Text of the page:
Biofilm cells response to a wide range of stresses [42]. Many ROS related genes have been found to be up-regulated in biofilms [38], [39]. For example, arcA (a gene in our ROS core network) was reported to be important for competitiveness in E. coli biofilms [42]. Our term enrichment method identified “biofilms” as a significantly enriched term associated with the gene pair of uspE and gadX. Those microarray chips containing “biofilms” in their experimental descriptions frequently show high expressions of both uspE and gadX as demonstrated in Figure 3. To test the involvement of gene uspE and gadX in biofilm formation, initial biofilm formation (3 h attachment and growth) on glass surface by wild type E. coli BW25113 and single gene knockout mutants, ΔgadX or ΔuspE, was examined using confocal laser scanning microscopy (CLSM). The structure of biofilm formation was measured by a typical en face image of biofilms of each strain (Figure 7A–C). The extent of biofilm formation was quantified using biofilm biomass (Figure 7D). The results showed that biofilms formed by the ΔuspE strain contained higher biomass than biofilms formed by the wild type strain. The ΔgadX biofilm had similar biomass but different structures compared to biofilms by wild type E. coli strain. Microcolonies were observed in biofilms of wild type strain (Figure 7A), while biofilms of ΔgadX were mostly single layer of attached cells at this observation stage (Figure 7B). The observed difference in biofilm biomass and structure in biofilms formed by the uspE or gadX knockout mutant and wild type strain indicates that both gene uspE and gene gadX were involved in biofilm formation by E. coli.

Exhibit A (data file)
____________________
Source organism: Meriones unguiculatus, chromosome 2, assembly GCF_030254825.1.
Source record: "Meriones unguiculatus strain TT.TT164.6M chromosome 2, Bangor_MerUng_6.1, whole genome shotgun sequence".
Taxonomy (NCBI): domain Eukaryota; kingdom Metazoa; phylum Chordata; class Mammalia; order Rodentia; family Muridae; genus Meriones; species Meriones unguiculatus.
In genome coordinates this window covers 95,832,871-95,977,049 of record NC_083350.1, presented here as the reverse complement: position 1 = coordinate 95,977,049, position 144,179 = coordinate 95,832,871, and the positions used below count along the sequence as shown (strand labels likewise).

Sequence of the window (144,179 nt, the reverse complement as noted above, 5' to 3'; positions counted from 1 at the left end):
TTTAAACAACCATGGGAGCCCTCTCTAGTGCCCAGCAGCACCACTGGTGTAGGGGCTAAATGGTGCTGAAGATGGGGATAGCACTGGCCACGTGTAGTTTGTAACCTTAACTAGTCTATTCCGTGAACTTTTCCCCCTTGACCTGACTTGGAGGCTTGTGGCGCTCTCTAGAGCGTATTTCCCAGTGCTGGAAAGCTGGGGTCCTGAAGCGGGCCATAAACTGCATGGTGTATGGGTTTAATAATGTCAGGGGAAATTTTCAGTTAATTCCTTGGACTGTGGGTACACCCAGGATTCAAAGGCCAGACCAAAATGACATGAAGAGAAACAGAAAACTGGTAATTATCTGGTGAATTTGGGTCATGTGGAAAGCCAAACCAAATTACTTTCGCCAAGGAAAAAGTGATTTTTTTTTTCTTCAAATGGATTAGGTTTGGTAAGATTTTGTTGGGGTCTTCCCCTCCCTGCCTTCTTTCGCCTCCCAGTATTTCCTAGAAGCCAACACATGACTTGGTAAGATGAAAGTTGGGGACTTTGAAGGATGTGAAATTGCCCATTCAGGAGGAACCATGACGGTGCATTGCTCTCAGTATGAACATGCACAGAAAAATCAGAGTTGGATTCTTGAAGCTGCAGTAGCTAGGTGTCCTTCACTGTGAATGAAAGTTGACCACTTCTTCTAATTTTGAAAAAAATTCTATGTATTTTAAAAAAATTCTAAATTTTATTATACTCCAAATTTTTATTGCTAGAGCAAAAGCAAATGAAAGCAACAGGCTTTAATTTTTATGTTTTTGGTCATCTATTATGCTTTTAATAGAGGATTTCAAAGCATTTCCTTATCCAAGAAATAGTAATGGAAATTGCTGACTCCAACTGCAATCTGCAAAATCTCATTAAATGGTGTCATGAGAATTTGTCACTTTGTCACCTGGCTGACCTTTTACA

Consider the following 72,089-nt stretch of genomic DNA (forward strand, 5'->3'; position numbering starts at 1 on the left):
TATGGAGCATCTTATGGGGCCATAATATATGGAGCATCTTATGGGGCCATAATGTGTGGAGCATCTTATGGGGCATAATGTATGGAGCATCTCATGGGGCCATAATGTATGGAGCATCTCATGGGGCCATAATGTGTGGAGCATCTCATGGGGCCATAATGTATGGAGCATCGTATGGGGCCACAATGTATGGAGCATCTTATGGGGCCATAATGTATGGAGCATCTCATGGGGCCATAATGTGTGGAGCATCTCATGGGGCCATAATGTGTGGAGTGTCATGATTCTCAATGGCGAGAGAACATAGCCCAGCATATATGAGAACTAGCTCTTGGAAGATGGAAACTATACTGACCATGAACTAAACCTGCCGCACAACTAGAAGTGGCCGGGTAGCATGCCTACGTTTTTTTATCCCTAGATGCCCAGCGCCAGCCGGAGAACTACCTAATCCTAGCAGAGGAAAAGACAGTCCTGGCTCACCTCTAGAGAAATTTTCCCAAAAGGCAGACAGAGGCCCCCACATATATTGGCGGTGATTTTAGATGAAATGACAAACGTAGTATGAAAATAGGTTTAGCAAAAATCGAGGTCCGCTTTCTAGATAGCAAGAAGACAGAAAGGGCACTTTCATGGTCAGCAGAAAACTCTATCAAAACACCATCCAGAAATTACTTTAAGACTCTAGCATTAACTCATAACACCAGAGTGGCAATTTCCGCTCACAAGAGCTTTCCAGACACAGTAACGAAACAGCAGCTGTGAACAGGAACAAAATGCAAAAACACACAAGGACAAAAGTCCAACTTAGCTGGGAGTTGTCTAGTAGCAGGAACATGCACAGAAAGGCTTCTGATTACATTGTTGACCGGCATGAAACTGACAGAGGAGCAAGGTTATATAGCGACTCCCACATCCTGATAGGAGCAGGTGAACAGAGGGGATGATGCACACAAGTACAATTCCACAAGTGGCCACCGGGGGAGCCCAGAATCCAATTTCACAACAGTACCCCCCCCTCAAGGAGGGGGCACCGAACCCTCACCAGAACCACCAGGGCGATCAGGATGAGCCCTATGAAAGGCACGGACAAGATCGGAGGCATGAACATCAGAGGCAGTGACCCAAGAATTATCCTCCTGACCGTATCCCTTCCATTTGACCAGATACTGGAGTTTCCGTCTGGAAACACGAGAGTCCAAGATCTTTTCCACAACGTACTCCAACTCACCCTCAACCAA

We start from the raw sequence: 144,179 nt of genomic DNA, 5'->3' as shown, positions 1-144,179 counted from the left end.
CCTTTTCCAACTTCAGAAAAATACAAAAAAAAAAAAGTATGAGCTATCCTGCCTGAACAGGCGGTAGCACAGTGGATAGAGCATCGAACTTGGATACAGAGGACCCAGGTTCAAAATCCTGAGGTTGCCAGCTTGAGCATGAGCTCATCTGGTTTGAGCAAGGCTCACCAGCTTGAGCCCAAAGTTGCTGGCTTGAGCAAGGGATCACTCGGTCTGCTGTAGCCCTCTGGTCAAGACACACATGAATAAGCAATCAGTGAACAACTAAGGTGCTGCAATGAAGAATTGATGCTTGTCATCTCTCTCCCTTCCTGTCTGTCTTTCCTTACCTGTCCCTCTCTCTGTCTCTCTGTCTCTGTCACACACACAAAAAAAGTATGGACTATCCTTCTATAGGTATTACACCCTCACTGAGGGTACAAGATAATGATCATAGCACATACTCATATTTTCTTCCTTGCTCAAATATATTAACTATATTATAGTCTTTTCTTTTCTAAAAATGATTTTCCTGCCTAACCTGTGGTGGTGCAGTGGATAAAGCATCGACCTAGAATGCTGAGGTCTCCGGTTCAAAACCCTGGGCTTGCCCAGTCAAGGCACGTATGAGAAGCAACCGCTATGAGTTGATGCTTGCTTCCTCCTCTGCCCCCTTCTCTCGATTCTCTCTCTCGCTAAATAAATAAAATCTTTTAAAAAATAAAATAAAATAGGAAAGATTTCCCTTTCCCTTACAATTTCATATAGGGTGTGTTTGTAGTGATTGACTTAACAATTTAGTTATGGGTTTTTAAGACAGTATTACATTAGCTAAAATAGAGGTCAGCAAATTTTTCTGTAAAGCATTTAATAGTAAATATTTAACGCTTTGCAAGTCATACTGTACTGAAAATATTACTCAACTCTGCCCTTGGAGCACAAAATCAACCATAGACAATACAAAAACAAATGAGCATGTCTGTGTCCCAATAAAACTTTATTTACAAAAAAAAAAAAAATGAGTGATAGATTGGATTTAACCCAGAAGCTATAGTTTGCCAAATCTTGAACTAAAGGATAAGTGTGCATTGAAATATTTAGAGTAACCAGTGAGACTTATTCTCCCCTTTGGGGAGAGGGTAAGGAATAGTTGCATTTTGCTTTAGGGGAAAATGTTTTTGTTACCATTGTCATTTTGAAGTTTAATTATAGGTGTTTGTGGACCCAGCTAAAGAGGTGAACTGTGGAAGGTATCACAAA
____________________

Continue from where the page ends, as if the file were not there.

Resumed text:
Figure 7. The effect of gadX and uspE on E. coli biofilm formation.

Fluorescent micrograph of biofilms formed by (A) wild type E. coli BW25113, (B) single gene knockout mutant ΔgadX, and (C) single gene knockout mutant ΔuspE. Biomass of biofilms formed by each strain was calculated (D) using the software COMSTAT. Biofilms were formed on glass bottom of 24-well plates for 3 h after inoculation. Suspended cells were gently removed. Biofilms were gently washed with PBS twice and stained with Syto 60 for 10 min before microscopic examination. Images were taken from randomly chosen spots near the center of the well. Error bar in the calculated biomass was standard deviation from three stacks of images. Scale bar = 10 µm.

In summary, the BN+1 algorithm predicted that the uspE gene was a new gene in the ROS network and that the uspE gene interacts with many ROS-related genes including gadX. Our further text mining analysis predicted that gadX and uspE gene may be important in biofilm formation. These three predictions were then successfully verified in experiments.